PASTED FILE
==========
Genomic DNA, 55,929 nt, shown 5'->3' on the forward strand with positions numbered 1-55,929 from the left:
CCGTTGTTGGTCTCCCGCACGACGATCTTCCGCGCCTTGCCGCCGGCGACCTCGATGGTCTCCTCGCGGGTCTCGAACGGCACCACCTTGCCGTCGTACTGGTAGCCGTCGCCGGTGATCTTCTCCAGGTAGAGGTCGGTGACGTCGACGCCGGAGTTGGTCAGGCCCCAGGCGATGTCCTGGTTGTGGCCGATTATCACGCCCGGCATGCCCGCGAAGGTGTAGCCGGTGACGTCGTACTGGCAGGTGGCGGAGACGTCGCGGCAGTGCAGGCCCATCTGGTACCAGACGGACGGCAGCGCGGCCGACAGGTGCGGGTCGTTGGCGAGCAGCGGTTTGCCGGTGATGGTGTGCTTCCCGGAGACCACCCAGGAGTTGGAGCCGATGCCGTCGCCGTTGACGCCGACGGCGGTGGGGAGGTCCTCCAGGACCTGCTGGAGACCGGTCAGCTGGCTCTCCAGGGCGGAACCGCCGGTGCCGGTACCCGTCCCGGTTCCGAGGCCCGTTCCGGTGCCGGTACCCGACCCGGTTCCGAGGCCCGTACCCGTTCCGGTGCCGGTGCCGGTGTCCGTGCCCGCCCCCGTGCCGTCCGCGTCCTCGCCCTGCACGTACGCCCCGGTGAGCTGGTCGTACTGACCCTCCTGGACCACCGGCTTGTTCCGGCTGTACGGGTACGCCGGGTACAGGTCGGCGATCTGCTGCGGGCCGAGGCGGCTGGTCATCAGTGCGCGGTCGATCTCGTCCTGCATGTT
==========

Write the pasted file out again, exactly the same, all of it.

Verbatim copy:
Genomic DNA, 55,929 nt, shown 5'->3' on the forward strand with positions numbered 1-55,929 from the left:
CCGTTGTTGGTCTCCCGCACGACGATCTTCCGCGCCTTGCCGCCGGCGACCTCGATGGTCTCCTCGCGGGTCTCGAACGGCACCACCTTGCCGTCGTACTGGTAGCCGTCGCCGGTGATCTTCTCCAGGTAGAGGTCGGTGACGTCGACGCCGGAGTTGGTCAGGCCCCAGGCGATGTCCTGGTTGTGGCCGATTATCACGCCCGGCATGCCCGCGAAGGTGTAGCCGGTGACGTCGTACTGGCAGGTGGCGGAGACGTCGCGGCAGTGCAGGCCCATCTGGTACCAGACGGACGGCAGCGCGGCCGACAGGTGCGGGTCGTTGGCGAGCAGCGGTTTGCCGGTGATGGTGTGCTTCCCGGAGACCACCCAGGAGTTGGAGCCGATGCCGTCGCCGTTGACGCCGACGGCGGTGGGGAGGTCCTCCAGGACCTGCTGGAGACCGGTCAGCTGGCTCTCCAGGGCGGAACCGCCGGTGCCGGTACCCGTCCCGGTTCCGAGGCCCGTTCCGGTGCCGGTACCCGACCCGGTTCCGAGGCCCGTACCCGTTCCGGTGCCGGTGCCGGTGTCCGTGCCCGCCCCCGTGCCGTCCGCGTCCTCGCCCTGCACGTACGCCCCGGTGAGCTGGTCGTACTGACCCTCCTGGACCACCGGCTTGTTCCGGCTGTACGGGTACGCCGGGTACAGGTCGGCGATCTGCTGCGGGCCGAGGCGGCTGGTCATCAGTGCGCGGTCGATCTCGTCCTGCATGTT